The Via Labicana was an ancient road of Italy, leading east-southeast from Rome. It seems possible that the road at first led to Tusculum, that it was then extended to Labici, and later still became a road for through traffic; it may even have superseded the Via Latina as a route to the southeast, for, while the distance from Rome to their main junction at Ad Bivium (or to another junction at Compitum Anagninum) is practically identical, the summit level of the former is 22 metres (72 ft) lower than that of the latter, a little to the west of the pass of Mount Algidus. After their junction it is probable that the road bore the name Via Latina rather than Via Labicana. The course of the road after the first six miles from Rome is not identical with that of any modern road, but can be clearly traced by remains of pavement and buildings along its course.
Via Labicana entered Rome through the Aurelian walls via the ancient monumental gate of Porta Prenestina, and reached, after an internal part, the Servian Wall, entering through the Porta Esquilina, decorated with the arch of Gallienus. The section of the road near Rome is now known as the Via Casilina. A statue of Augustus as pontifex maximus found at a villa of Livia on this road is known as the "Via Labicana type" and is housed at the National Roman Museum. The Roman Emperor Didius Julianus was buried by the fifth milestone on the Via Labicana, after being executed in 193. The ancient church of Santi Marcellino e Pietro al Laterano was built at the intersection with via Merulana near the catacombs where the remains of St Marcellino and St Pietro were found.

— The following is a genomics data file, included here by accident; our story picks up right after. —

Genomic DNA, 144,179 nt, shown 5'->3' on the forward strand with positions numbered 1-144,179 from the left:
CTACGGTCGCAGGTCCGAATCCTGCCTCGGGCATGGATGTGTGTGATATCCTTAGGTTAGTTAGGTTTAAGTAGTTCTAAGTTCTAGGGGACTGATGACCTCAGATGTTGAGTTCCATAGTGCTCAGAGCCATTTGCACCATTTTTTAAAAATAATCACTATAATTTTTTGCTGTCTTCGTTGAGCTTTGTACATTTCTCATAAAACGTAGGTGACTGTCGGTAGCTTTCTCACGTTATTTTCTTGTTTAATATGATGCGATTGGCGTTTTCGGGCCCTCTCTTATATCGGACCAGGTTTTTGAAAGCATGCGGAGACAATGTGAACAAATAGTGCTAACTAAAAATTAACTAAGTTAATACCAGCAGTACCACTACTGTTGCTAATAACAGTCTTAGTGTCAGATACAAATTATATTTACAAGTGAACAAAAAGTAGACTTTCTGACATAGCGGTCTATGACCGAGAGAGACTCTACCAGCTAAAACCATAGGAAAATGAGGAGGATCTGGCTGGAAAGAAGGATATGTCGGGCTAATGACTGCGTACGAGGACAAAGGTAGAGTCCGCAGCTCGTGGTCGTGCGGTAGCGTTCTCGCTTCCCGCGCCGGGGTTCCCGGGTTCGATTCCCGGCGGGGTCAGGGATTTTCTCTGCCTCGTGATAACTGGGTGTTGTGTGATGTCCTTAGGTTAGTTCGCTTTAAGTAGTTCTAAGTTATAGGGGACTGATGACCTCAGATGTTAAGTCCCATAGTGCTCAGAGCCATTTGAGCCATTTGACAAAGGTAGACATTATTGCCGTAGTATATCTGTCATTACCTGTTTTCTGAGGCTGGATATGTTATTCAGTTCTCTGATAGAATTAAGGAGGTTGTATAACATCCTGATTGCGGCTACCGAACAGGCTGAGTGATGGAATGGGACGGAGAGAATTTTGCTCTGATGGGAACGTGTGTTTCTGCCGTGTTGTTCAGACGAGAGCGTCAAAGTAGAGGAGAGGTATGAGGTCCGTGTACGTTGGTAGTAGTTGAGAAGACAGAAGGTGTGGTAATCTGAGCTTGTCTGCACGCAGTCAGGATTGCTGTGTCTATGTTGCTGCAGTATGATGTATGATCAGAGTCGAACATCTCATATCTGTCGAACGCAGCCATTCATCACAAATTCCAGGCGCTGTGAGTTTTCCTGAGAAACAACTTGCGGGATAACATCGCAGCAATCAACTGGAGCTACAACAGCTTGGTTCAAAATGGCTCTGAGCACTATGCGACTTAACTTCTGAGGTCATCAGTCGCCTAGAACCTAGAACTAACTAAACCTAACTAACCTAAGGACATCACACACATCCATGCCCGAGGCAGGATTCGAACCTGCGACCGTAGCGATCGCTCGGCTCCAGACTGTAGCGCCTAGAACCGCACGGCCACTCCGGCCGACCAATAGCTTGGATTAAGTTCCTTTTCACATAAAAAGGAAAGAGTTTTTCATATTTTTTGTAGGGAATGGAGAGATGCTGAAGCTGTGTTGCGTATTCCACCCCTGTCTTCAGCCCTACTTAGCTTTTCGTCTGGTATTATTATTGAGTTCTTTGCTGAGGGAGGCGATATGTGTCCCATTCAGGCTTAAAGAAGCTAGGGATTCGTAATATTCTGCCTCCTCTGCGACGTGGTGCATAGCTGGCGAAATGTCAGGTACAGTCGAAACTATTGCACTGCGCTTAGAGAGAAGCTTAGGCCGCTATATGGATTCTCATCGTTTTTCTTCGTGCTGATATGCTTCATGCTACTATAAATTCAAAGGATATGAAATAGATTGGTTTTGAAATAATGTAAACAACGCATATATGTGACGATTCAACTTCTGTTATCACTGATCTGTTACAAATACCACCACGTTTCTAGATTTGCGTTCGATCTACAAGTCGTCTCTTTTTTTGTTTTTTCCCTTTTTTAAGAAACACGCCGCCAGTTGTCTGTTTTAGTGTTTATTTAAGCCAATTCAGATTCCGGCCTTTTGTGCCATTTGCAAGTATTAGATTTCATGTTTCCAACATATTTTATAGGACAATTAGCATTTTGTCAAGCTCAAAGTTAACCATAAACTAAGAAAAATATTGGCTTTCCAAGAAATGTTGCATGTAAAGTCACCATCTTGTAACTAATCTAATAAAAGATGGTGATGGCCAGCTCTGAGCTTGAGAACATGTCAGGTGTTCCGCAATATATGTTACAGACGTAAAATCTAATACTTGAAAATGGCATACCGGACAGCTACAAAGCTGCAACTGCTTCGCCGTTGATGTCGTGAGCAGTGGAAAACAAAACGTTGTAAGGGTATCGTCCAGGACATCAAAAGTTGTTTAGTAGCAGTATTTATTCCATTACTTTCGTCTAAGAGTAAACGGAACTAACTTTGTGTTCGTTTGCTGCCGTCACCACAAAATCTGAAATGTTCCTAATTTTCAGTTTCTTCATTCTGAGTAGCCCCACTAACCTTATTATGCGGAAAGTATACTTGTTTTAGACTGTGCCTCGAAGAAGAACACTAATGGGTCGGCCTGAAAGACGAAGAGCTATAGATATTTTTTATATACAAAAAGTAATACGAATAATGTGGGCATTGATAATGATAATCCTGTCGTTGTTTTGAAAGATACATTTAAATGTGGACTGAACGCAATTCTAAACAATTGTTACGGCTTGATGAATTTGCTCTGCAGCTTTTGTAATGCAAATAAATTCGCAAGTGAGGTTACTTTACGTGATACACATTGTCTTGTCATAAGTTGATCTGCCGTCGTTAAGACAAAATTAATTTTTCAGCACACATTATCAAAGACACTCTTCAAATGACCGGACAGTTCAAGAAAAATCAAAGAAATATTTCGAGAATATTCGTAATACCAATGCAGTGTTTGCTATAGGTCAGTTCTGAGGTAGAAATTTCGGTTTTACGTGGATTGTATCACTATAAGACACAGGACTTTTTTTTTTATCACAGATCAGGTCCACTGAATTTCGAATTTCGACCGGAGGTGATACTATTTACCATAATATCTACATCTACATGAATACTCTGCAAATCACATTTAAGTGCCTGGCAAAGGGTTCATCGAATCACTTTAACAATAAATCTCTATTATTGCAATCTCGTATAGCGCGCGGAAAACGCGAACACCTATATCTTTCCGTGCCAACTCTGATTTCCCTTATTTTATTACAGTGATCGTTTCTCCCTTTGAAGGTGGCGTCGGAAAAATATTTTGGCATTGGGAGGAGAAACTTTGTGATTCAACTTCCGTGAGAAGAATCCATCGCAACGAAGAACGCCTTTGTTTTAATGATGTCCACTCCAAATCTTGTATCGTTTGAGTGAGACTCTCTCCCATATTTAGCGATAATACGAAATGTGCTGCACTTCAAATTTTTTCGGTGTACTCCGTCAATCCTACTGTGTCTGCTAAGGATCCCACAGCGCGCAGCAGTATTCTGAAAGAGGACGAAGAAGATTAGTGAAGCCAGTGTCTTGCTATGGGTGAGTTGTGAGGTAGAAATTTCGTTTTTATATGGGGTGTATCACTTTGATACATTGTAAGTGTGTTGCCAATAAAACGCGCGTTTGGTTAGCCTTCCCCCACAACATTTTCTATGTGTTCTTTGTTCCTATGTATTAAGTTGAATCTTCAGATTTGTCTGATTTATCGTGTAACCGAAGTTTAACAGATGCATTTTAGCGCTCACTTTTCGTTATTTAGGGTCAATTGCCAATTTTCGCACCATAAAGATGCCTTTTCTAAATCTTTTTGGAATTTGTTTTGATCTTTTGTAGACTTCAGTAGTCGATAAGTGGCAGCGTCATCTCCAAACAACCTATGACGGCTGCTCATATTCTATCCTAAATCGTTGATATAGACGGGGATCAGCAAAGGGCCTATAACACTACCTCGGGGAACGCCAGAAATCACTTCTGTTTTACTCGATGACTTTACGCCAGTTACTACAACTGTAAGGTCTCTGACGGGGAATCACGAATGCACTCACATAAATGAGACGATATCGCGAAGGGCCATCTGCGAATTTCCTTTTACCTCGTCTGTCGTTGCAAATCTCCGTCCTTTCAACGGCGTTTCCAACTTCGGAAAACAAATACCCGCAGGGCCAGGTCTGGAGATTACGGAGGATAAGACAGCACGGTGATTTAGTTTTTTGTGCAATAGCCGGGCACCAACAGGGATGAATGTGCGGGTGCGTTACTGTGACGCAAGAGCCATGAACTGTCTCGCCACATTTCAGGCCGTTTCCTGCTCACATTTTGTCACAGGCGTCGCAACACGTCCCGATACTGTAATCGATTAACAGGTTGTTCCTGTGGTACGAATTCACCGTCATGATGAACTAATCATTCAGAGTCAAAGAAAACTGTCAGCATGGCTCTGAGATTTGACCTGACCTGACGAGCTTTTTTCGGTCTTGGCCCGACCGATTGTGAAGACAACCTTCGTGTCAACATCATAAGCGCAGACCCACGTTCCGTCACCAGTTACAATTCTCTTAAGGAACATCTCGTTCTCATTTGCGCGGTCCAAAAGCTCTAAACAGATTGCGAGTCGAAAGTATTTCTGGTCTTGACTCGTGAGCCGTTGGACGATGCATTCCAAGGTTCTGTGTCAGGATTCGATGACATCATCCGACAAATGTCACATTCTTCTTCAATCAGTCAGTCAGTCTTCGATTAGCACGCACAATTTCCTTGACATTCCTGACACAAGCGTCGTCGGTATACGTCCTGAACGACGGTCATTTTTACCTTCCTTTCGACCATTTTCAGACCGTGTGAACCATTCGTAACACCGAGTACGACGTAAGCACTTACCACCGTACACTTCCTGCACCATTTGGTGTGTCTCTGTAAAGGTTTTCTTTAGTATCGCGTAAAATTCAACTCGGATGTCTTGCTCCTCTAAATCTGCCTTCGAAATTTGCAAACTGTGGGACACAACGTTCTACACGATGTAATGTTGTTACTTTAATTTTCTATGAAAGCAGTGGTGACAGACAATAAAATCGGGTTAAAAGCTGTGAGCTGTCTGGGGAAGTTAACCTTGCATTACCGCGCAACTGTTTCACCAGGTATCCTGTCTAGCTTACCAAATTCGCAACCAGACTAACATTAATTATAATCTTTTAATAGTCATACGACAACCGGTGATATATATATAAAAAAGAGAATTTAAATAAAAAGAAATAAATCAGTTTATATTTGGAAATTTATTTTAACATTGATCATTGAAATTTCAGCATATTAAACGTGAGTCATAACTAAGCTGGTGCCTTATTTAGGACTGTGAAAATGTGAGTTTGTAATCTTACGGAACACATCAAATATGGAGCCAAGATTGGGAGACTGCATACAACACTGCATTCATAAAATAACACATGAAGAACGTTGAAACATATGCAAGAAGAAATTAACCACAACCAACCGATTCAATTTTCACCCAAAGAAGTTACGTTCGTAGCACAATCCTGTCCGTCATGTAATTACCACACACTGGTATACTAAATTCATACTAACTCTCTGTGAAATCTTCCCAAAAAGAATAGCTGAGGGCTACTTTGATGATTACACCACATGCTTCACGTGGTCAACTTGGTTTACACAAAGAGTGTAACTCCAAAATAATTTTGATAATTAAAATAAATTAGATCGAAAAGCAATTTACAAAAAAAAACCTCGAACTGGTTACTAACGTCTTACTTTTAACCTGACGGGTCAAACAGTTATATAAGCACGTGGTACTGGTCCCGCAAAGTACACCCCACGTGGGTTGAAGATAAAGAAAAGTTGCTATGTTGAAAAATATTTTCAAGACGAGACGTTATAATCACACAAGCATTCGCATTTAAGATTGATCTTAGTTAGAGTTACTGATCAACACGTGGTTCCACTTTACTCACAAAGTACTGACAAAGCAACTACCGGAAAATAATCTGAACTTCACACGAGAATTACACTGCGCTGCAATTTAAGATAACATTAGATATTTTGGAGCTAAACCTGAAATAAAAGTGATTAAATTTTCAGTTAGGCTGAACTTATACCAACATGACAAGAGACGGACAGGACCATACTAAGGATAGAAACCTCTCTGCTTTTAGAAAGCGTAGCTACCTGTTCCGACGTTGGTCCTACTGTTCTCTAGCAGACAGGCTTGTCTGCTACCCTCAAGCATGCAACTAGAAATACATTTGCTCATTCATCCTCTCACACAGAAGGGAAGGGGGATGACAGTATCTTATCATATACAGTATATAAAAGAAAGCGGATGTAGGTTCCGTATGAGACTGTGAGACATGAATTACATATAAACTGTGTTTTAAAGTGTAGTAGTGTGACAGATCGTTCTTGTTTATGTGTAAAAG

- For an overview of the location of Roman bridges, see List of Roman bridges.
There are the remains of at least one Roman bridge along the road, which crosses the Fosso del Giardinetto 11 kilometres (6.8 mi) east of Rome.
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- One or more of the preceding sentences incorporates text from a publication now in the public domain: Ashby, Thomas (1911). "Labicana, Via". In Chisholm, Hugh (ed.). Encyclopædia Britannica. 16 (11th ed.). Cambridge University Press. p. 4. Ashby cites his own contribution to Papers of the British School at Rome, i .215 sqq.